Thereafter, the status quo of the identified field of action has to be thoroughly recorded in order to elaborate core potentials and weaknesses and to develop initial solution approaches. For a structured recording of the status quo, the developed approach proposes two methods that support the project team in observing the field of action: The value stream analysis, on the one hand, examines affected GPN processes  to identify potentials for improvement in terms of process control (e.g. superfluous process steps). Since the classical value stream analysis is usually limited to a door-to-door-modelling for a single plant , further symbols (e.g. for manual and automatic processes, scrap, small load carriers as well as for internal and external material flows) were added to conduct a network-based analysis.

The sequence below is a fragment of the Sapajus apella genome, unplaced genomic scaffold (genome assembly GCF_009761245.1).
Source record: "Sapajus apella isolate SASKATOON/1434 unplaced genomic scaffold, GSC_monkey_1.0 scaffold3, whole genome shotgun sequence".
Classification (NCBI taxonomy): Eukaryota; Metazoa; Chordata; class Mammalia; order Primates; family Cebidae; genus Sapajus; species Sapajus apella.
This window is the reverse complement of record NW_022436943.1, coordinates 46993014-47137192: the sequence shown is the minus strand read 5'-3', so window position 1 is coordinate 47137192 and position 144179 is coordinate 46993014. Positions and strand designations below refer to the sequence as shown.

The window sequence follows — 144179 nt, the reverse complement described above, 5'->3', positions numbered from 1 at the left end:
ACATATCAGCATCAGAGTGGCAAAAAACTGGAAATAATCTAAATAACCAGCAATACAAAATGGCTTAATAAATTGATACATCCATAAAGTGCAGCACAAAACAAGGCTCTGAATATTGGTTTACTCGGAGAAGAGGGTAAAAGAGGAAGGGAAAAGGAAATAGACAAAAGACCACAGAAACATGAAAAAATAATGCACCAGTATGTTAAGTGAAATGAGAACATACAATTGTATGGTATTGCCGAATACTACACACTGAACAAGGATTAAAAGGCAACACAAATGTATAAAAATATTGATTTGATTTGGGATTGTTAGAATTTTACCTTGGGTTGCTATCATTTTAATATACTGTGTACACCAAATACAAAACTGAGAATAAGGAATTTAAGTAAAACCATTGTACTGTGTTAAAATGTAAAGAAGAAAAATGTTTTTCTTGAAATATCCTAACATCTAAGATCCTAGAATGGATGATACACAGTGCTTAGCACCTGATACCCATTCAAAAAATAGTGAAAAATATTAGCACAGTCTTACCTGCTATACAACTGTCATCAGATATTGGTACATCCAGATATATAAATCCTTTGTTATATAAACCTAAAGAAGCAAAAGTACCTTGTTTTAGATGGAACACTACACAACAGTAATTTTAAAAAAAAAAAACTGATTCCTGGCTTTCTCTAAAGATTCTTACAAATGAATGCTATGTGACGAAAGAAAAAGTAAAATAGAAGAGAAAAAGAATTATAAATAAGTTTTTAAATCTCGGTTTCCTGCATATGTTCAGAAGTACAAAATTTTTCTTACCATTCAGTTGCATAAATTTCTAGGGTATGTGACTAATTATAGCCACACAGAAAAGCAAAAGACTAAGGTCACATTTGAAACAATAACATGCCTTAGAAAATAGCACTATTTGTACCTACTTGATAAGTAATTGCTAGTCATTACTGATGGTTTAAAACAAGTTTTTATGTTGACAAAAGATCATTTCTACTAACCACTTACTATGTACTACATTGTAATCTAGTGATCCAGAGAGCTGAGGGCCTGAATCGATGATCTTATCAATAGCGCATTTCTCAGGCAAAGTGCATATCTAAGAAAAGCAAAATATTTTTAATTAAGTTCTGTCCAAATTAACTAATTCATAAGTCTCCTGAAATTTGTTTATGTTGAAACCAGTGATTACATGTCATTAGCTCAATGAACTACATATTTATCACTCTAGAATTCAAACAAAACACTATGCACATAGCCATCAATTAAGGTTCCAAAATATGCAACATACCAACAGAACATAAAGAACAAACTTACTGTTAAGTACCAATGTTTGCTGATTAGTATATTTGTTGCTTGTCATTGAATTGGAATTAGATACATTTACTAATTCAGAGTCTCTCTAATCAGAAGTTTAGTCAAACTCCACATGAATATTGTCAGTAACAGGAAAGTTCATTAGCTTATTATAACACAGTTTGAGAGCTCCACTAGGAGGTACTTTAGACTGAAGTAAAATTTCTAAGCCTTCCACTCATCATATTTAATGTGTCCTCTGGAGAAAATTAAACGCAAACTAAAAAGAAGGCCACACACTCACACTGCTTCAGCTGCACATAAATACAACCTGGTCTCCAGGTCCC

The Industry 4.0 Maturity Model, on the other hand, supports the assessment of the actual state and helps to unveil potentials that might address weaknesses discovered during the value stream analysis with an I4.0 focus. As mentioned before, the toolbox developed by  serves as a basis. To meet the requirements of a cross-company assessment, however, it has been adapted and complemented by the GPN perspective. Therefore, the model differentiates between the “supplier” perspective which separately evaluates all suppliers within a GPN and the “GPN” perspective that analyses the I4.0 maturity levels of the network as a whole. Since the focus of the paper lies on improving supplier quality in terms of their processes without explicitly addressing the improvement of products in terms of usability and customer value, the supplier perspective does not differentiate between the production and the product dimension proposed by . Instead, aspects such as the machine–machine-communication are adopted from  and particularly supplemented by aspects such as the avoidance of errors, hence explicitly allowing for a comprehensive overview of the supplier quality in terms of their production processes. The obtained model is shown in Figs. 3 and 4.